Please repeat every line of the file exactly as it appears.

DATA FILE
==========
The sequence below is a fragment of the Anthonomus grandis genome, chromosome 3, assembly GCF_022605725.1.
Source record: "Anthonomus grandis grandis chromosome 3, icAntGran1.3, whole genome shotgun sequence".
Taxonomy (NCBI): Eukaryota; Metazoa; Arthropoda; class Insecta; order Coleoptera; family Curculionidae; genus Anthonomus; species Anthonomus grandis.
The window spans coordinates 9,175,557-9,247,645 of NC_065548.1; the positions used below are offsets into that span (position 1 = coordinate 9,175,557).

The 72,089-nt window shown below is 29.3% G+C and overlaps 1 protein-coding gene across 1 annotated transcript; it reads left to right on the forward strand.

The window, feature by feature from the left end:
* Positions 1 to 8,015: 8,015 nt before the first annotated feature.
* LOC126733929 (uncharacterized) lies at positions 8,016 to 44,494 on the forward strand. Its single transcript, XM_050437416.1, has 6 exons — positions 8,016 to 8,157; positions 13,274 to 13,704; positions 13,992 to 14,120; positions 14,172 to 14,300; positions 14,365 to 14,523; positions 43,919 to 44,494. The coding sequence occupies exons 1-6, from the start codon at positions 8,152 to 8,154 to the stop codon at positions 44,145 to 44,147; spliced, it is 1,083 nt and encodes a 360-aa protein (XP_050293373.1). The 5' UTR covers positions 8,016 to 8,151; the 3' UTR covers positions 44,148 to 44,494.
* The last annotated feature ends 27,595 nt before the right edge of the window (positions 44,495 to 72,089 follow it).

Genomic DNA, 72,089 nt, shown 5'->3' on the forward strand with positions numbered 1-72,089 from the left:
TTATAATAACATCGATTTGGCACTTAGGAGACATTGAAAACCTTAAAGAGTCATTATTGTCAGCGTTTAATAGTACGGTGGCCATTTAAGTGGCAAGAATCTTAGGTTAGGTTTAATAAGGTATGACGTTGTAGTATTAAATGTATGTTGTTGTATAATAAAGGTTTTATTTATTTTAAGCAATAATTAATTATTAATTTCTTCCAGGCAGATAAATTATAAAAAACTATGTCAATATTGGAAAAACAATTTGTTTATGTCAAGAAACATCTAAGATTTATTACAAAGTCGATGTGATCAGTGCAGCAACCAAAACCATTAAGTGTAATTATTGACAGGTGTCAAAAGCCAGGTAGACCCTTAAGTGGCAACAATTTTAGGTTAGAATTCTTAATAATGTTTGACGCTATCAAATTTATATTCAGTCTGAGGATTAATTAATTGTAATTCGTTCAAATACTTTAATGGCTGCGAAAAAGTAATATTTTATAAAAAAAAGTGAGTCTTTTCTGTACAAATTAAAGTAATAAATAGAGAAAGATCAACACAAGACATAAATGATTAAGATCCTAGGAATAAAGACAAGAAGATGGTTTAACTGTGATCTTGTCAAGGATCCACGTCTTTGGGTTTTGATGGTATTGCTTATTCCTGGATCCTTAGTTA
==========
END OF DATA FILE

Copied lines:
The sequence below is a fragment of the Anthonomus grandis genome, chromosome 3, assembly GCF_022605725.1.
Source record: "Anthonomus grandis grandis chromosome 3, icAntGran1.3, whole genome shotgun sequence".
Taxonomy (NCBI): Eukaryota; Metazoa; Arthropoda; class Insecta; order Coleoptera; family Curculionidae; genus Anthonomus; species Anthonomus grandis.
The window spans coordinates 9,175,557-9,247,645 of NC_065548.1; the positions used below are offsets into that span (position 1 = coordinate 9,175,557).

The 72,089-nt window shown below is 29.3% G+C and overlaps 1 protein-coding gene across 1 annotated transcript; it reads left to right on the forward strand.

The window, feature by feature from the left end:
* Positions 1 to 8,015: 8,015 nt before the first annotated feature.
* LOC126733929 (uncharacterized) lies at positions 8,016 to 44,494 on the forward strand. Its single transcript, XM_050437416.1, has 6 exons — positions 8,016 to 8,157; positions 13,274 to 13,704; positions 13,992 to 14,120; positions 14,172 to 14,300; positions 14,365 to 14,523; positions 43,919 to 44,494. The coding sequence occupies exons 1-6, from the start codon at positions 8,152 to 8,154 to the stop codon at positions 44,145 to 44,147; spliced, it is 1,083 nt and encodes a 360-aa protein (XP_050293373.1). The 5' UTR covers positions 8,016 to 8,151; the 3' UTR covers positions 44,148 to 44,494.
* The last annotated feature ends 27,595 nt before the right edge of the window (positions 44,495 to 72,089 follow it).

Genomic DNA, 72,089 nt, shown 5'->3' on the forward strand with positions numbered 1-72,089 from the left:
TTATAATAACATCGATTTGGCACTTAGGAGACATTGAAAACCTTAAAGAGTCATTATTGTCAGCGTTTAATAGTACGGTGGCCATTTAAGTGGCAAGAATCTTAGGTTAGGTTTAATAAGGTATGACGTTGTAGTATTAAATGTATGTTGTTGTATAATAAAGGTTTTATTTATTTTAAGCAATAATTAATTATTAATTTCTTCCAGGCAGATAAATTATAAAAAACTATGTCAATATTGGAAAAACAATTTGTTTATGTCAAGAAACATCTAAGATTTATTACAAAGTCGATGTGATCAGTGCAGCAACCAAAACCATTAAGTGTAATTATTGACAGGTGTCAAAAGCCAGGTAGACCCTTAAGTGGCAACAATTTTAGGTTAGAATTCTTAATAATGTTTGACGCTATCAAATTTATATTCAGTCTGAGGATTAATTAATTGTAATTCGTTCAAATACTTTAATGGCTGCGAAAAAGTAATATTTTATAAAAAAAAGTGAGTCTTTTCTGTACAAATTAAAGTAATAAATAGAGAAAGATCAACACAAGACATAAATGATTAAGATCCTAGGAATAAAGACAAGAAGATGGTTTAACTGTGATCTTGTCAAGGATCCACGTCTTTGGGTTTTGATGGTATTGCTTATTCCTGGATCCTTAGTTA